Good for business or bad for scenery? Salt Lake City renews battle with billboard industry
Even if the billboard industry isn't supported by 89 percent of Utahns, it certainly has plenty of supporters. Public hearings at Salt Lake City Council and Planning Commission meetings over the past 18 months routinely attracted far more speakers in favor of the industry than those opposed.
Paul Murphy, spokesman for Utah Attorney General Mark Shurtleff, has touted the merits of electronic billboards in broadcasting AMBER alerts, saying they have helped in locating abducted children.
A representative from the Great Salt Lake Council of the Boy Scouts of America credited electronic billboards for its accomplishments in collecting food for the needy.
And several small-business owners told city officials about their successes, attributing them to billboard advertising.
Todd Cella, owner of a startup basement finishing company Finished For 14, said he opted to advertise using only a digital billboard because of its relatively low cost compared with other media — TV, radio and newspaper ads. The results, he said, were far better than he'd imagined.
"I know the importance of advertising in this format," Cella told the City Council last year.
Studies also have shown that more people look at electronic billboards than the traditional large roadside signs, Young said.
"We can't look past what a great economic advantage this gives to businesses to advertise though this efficient mechanism," he said. "Electronic billboards really do work."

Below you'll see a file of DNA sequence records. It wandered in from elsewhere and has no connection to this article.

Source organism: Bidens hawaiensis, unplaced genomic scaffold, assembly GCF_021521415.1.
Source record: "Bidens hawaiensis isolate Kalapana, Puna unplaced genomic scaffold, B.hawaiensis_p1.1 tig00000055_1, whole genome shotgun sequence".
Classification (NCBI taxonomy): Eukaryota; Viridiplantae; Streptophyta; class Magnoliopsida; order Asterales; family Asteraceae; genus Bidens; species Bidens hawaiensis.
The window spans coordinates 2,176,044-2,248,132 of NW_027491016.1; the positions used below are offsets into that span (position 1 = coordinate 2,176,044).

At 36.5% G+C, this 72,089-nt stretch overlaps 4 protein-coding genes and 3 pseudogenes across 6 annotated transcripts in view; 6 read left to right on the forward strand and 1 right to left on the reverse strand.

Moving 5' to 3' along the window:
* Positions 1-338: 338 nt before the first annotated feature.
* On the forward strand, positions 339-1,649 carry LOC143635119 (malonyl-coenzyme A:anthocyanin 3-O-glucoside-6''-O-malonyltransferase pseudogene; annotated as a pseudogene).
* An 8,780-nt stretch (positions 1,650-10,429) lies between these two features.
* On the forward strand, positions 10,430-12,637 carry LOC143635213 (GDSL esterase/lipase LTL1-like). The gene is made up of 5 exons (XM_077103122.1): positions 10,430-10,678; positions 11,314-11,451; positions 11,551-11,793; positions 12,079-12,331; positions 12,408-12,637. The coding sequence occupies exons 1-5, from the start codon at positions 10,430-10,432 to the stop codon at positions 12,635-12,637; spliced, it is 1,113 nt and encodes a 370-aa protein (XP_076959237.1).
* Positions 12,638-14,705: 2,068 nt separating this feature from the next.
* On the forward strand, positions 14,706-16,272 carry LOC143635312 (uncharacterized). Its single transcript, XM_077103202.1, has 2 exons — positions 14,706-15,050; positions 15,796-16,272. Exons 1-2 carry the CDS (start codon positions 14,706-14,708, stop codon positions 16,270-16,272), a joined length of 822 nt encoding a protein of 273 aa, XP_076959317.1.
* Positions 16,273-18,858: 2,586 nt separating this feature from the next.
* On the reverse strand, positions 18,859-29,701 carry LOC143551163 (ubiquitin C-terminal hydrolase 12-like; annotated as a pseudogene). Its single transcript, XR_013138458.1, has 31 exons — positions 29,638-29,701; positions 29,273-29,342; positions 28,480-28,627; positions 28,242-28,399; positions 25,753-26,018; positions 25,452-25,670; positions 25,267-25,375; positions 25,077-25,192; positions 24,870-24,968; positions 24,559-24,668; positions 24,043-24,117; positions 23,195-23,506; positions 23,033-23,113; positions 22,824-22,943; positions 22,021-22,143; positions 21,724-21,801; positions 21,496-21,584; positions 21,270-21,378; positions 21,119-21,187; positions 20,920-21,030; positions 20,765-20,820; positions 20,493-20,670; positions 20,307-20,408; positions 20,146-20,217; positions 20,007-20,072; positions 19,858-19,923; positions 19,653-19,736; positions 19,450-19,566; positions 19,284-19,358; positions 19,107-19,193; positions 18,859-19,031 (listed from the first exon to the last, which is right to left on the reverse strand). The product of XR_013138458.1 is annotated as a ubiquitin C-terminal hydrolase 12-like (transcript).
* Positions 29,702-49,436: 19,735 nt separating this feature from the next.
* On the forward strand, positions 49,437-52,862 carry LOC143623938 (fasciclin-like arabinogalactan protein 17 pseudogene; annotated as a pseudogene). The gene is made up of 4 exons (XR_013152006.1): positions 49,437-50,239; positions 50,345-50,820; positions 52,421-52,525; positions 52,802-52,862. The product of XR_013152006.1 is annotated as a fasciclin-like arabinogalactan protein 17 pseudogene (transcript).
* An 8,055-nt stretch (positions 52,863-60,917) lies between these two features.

For now, YESCO officials have decided they won't attempt any electronic billboard conversions in Salt Lake City. Taking down a billboard in order to convert another to digital doesn't make financial sense for the company, Young said.
"As far as our company is concerned, we can't afford to shut half of our business down to deploy electronics in Salt Lake City," he said.
Other cities along the Wasatch Front have "much more flexible requirements on where you can and can't put electronics up," Young said, and YESCO will focus its business in those cities.
"It's a much bigger state than just Salt Lake City," he said.
At the Utah Legislature, Rep. Mel Brown, R-Coalville, shakes hands with Young and Dewey Reagan, president and general manager of Reagan Outdoor Advertising, prior to the start of a House Transportation Committee meeting in February.
"I think over my legislative tenure, this is probably the third time I've had the privilege of dealing with outdoor advertising," Brown told the committee.
Brown then introduced HB87, the outdoor advertising industry's answer to restrictions on electronic billboards imposed by Salt Lake City.
The proposed legislation, along with an identical bill introduced in the Senate the same day by Majority Whip Wayne Niederhauser, R-Sandy, aimed to prevent Utah municipalities from enacting or enforcing restrictions on billboard owners.
The bills also sought to prohibit any requirements that billboards be forfeited in order to upgrade to electronic signs.
"We're talking about, in my view, the responsibility we have as legislators to protect a viable private enterprise that makes a contribution to the economy and the job market," Brown told his fellow legislators.
The committee voted unanimously to advance the bill to the House floor, where it later passed by a lopsided 55-16 vote. But the bill stalled in the Senate on the final day of the session, in part because Niederhauser wasn't sure there were enough votes for it to pass.
"I could have probably got a vote on it, but there was not a lot of support for a bill that didn't have more buy-in on both sides," he said. "I just decided we were going to have to do it another year."
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